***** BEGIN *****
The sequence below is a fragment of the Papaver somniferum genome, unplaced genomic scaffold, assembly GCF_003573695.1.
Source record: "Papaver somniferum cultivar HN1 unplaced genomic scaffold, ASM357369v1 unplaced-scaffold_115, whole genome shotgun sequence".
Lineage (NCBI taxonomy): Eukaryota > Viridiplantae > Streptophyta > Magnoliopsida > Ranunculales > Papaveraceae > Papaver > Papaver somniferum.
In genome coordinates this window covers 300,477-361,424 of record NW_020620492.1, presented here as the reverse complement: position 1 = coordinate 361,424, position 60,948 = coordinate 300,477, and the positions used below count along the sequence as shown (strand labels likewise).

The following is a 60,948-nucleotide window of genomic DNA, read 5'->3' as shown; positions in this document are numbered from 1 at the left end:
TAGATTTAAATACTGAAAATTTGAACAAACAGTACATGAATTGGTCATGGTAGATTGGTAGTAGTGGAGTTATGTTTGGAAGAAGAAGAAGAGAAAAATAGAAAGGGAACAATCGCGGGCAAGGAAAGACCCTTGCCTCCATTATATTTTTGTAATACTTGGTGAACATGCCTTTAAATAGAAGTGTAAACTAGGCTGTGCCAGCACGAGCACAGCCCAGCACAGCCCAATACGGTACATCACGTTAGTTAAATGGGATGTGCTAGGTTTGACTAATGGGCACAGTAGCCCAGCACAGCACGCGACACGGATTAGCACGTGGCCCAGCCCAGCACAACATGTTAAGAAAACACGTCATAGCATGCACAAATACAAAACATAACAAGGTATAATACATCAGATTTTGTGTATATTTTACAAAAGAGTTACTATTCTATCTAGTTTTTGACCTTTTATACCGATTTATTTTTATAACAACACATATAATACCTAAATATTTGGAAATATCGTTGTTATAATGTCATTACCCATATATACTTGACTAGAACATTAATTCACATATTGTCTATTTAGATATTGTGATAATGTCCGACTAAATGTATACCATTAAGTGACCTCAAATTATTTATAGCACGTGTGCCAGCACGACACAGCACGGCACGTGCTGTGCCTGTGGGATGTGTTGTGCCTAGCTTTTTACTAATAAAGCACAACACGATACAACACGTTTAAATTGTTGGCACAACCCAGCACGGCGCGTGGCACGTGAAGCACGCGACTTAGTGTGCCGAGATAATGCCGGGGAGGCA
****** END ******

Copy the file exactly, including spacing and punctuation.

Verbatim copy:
The sequence below is a fragment of the Papaver somniferum genome, unplaced genomic scaffold, assembly GCF_003573695.1.
Source record: "Papaver somniferum cultivar HN1 unplaced genomic scaffold, ASM357369v1 unplaced-scaffold_115, whole genome shotgun sequence".
Lineage (NCBI taxonomy): Eukaryota > Viridiplantae > Streptophyta > Magnoliopsida > Ranunculales > Papaveraceae > Papaver > Papaver somniferum.
In genome coordinates this window covers 300,477-361,424 of record NW_020620492.1, presented here as the reverse complement: position 1 = coordinate 361,424, position 60,948 = coordinate 300,477, and the positions used below count along the sequence as shown (strand labels likewise).

The following is a 60,948-nucleotide window of genomic DNA, read 5'->3' as shown; positions in this document are numbered from 1 at the left end:
TAGATTTAAATACTGAAAATTTGAACAAACAGTACATGAATTGGTCATGGTAGATTGGTAGTAGTGGAGTTATGTTTGGAAGAAGAAGAAGAGAAAAATAGAAAGGGAACAATCGCGGGCAAGGAAAGACCCTTGCCTCCATTATATTTTTGTAATACTTGGTGAACATGCCTTTAAATAGAAGTGTAAACTAGGCTGTGCCAGCACGAGCACAGCCCAGCACAGCCCAATACGGTACATCACGTTAGTTAAATGGGATGTGCTAGGTTTGACTAATGGGCACAGTAGCCCAGCACAGCACGCGACACGGATTAGCACGTGGCCCAGCCCAGCACAACATGTTAAGAAAACACGTCATAGCATGCACAAATACAAAACATAACAAGGTATAATACATCAGATTTTGTGTATATTTTACAAAAGAGTTACTATTCTATCTAGTTTTTGACCTTTTATACCGATTTATTTTTATAACAACACATATAATACCTAAATATTTGGAAATATCGTTGTTATAATGTCATTACCCATATATACTTGACTAGAACATTAATTCACATATTGTCTATTTAGATATTGTGATAATGTCCGACTAAATGTATACCATTAAGTGACCTCAAATTATTTATAGCACGTGTGCCAGCACGACACAGCACGGCACGTGCTGTGCCTGTGGGATGTGTTGTGCCTAGCTTTTTACTAATAAAGCACAACACGATACAACACGTTTAAATTGTTGGCACAACCCAGCACGGCGCGTGGCACGTGAAGCACGCGACTTAGTGTGCCGAGATAATGCCGGGGAGGCA